Telling yourself that you’re going to ride 100 Kilometers on your first day of touring with a fully loaded bike in order to reach a destination that you’ve never been to before is perfectly fine IF you normally ride your unburdened bicycle 200 Kilometers to destinations that you do know how to get to. Do you get my point? If the furthest you have ever ridden your bike is 50 kilometers then it’s quite unreasonable to pick a location on a map that is 75 kilometers away and set off to find it. Also, remain flexible in your pre-ride planning and especially while you are on the bike. Meal and restroom opportunities are often the most unpredictable. Remain flexible enough to take opportunities when they arise rather than simply setting a distance in your head only to later find out that you’ve ridden straight past all of the good stuff and are now in the middle of nowhere.
#4 – Be comfortable and confident with your bike
Your bicycle is your mode of transportation. Taking extra steps to ensure it is properly serviced and ready for the trip ahead is essential. Take it to your local bike shop for an overall check and tune-up at least a week before your tour. Make sure you tell the mechanic at the bike shop about your upcoming touring trip. This information may prompt the mechanic to make part replacement recommendations (brake pads, tires, and cables, etc.,) that they may have otherwise not suggested. The cost of this service will usually be minimal when compared to the peace of mind you’ll gain from having someone look over your bike before your first tour.
#5 – Bring your friends/family along or at least include them in your plans
Involving your friends and family in your bicycle touring plans doesn’t necessarily mean that they have to accompany you on the ride. Sometimes just sharing your planned route and intentions with your friends and family will give them, and you, extra peace of mind about the trip. Also, an extra pair of eyes may be able to lend advice about your route choice, meal planning, or destination details, especially if your friends and family are more familiar than you are yourself with the area you will be riding in.
Including friends and family could also mean that they meet you at the destination of your first day’s ride. Whether it be a campground, hotel, or restaurant, having a group of people looking forward to your arrival can add an encouraging aspect to your first bicycle touring adventure; just make sure that this meeting doesn’t restrict you from being able to enjoy your ride. Setting a solid meeting time of when you should be arriving may seem like a good idea at first, but it could cause you to become anxious to make that time requirement – Remember #3 – Set reasonable and flexible goals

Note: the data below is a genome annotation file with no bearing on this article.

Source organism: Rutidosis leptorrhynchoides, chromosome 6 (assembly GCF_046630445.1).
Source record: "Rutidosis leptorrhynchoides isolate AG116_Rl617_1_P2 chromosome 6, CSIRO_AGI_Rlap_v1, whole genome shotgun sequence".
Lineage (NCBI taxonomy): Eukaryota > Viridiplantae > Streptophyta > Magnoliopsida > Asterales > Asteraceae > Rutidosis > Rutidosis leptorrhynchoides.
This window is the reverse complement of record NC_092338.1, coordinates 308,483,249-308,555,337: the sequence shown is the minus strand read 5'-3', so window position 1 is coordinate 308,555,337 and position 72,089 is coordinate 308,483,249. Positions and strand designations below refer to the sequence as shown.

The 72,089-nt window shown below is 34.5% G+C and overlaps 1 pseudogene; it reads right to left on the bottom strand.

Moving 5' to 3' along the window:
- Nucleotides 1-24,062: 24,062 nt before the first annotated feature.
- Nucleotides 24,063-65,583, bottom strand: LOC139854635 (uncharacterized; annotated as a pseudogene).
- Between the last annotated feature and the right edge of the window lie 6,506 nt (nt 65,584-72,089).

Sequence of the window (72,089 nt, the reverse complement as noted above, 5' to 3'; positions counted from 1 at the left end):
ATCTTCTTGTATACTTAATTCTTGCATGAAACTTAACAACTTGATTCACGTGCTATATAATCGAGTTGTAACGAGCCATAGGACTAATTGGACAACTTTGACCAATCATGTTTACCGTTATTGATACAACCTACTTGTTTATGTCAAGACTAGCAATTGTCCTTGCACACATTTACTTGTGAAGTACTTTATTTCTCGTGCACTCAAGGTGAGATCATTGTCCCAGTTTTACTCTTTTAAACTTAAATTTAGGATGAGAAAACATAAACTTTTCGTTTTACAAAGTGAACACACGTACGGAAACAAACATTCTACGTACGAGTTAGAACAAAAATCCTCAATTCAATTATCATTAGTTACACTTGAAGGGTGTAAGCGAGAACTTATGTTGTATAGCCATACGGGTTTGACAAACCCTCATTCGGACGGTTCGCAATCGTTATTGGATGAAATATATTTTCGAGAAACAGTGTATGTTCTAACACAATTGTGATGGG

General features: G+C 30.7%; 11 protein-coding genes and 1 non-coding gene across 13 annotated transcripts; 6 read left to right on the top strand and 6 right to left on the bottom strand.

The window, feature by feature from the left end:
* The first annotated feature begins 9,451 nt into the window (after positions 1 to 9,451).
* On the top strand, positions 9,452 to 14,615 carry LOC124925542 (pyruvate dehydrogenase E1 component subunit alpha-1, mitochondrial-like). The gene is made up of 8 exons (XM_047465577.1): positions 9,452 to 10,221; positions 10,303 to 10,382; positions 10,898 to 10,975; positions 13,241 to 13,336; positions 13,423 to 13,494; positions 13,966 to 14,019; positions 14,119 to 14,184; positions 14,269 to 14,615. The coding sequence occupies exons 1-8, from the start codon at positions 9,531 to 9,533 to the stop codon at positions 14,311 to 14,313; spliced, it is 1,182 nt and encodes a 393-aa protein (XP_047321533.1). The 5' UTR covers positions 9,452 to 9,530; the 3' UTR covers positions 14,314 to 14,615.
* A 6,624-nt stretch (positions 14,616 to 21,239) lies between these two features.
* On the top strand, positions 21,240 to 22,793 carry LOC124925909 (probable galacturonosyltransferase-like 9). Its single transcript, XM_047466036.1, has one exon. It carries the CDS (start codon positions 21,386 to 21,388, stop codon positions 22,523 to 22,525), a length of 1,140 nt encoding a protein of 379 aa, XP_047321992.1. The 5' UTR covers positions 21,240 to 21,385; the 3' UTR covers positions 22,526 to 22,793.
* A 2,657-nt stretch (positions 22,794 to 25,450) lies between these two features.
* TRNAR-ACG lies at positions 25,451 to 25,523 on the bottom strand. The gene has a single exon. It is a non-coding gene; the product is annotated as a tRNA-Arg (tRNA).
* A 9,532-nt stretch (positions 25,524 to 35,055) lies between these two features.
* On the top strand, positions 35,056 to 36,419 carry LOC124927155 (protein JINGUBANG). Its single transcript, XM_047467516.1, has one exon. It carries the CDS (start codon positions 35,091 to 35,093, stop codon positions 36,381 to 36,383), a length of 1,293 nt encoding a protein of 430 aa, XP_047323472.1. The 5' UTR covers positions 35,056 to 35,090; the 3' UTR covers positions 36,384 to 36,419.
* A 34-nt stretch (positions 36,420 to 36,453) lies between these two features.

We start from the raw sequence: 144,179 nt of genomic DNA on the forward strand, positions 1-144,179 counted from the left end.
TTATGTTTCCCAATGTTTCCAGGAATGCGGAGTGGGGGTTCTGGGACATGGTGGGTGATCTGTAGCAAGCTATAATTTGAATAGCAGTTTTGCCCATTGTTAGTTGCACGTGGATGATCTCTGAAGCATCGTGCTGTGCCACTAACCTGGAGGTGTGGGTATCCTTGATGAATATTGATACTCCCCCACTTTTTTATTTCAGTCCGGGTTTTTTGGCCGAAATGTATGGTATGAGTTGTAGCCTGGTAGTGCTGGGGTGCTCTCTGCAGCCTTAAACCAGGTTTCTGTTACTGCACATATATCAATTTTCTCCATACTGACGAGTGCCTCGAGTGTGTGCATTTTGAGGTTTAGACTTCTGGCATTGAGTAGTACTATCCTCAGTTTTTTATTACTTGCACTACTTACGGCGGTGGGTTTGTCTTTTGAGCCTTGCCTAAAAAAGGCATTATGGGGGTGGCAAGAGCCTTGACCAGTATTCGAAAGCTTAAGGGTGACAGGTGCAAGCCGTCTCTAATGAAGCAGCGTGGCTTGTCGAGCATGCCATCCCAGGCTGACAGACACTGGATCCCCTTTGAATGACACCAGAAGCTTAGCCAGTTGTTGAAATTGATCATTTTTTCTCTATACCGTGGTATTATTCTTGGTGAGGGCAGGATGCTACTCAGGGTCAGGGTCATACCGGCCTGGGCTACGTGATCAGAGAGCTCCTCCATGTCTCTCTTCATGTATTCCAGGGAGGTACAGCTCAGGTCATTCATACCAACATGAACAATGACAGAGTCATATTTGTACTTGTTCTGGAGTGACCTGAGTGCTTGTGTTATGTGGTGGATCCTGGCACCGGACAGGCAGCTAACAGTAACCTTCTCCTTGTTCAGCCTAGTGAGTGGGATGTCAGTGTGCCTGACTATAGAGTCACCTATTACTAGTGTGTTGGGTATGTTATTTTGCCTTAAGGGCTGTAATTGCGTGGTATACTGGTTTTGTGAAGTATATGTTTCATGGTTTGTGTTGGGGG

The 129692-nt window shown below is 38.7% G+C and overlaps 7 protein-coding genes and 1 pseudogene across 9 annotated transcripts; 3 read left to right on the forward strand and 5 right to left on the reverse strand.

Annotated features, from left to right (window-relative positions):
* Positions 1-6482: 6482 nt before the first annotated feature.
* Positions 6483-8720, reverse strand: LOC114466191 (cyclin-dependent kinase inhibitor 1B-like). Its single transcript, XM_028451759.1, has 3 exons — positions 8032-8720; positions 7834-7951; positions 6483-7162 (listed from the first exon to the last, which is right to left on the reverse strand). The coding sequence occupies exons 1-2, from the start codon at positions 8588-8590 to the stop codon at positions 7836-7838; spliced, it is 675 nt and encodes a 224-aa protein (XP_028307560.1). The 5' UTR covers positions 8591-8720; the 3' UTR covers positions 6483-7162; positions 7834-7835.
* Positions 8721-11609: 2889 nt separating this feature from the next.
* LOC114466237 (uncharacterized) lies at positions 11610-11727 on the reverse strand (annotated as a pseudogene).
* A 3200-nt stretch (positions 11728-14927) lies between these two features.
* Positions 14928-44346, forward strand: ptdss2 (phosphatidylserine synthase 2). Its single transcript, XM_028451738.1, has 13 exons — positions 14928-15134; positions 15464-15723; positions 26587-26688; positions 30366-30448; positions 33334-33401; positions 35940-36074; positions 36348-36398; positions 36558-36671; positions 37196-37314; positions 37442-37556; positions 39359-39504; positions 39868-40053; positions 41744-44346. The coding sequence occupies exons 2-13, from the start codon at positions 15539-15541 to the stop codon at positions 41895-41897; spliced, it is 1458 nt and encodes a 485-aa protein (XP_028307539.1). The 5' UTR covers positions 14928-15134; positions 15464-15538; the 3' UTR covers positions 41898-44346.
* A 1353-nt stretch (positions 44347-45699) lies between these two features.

#6 – Make sure to have fun!
I’ve purposely left this one to the end even though it’s the most important point in my opinion. For me a bicycle tour should be about having fun and enjoying yourself. I find on tour that if I’m not having a good time then something needs to change so that I am once again having fun. Sometimes this means stopping for lunch early, doing a bit of unscheduled sightseeing or simply putting my feet up and enjoying an ice cream or a coffee when my body doesn’t really need it (but my schedule and my mind does).
Think of touring not as a distance race but rather a race towards new experiences; experiences that sometimes require you to stop and smell the roses, literally and figuratively. You’ve probably noticed that I haven’t said that you need the best bike, latest gear or anything special in order to have your first successful and fun bicycle tour. All of that will come with time provided that you have an enjoyable first experience.
Planning a cycling trip in Thailand? Want to remove some of the guesswork when it comes to routes and information? BicycleThailand.com offers GPS route data for touring cyclists that can be used on a GPS device, smartphone, or tablet. These routes can be viewed on your device regardless of internet access during your Thailand cycling adventure. Learn more about our Thailand GPS cycle touring routes.
Indradip Das says
I am reaching Bangkok on the 20th of February and leaving on the 24th. I want to ride for 3 days (21st/22nd/23rd) covering a distance of 250 kms approx. I am more comfortable in a hybrid . Please suggest a route which does not have very high elevation. I am looking at riding from morning early and finish of within noon time and then explore the place by walking around.
I am also looking for a rental of bike who can provide my pannier bags. Will carry my helmet and water bottle.
I have travelled in Bangkok on bike covering Huahin, Petchaburi, National park and ended at Prachuap Khiri Khan. So kindly do not consider this route
Would await your reply,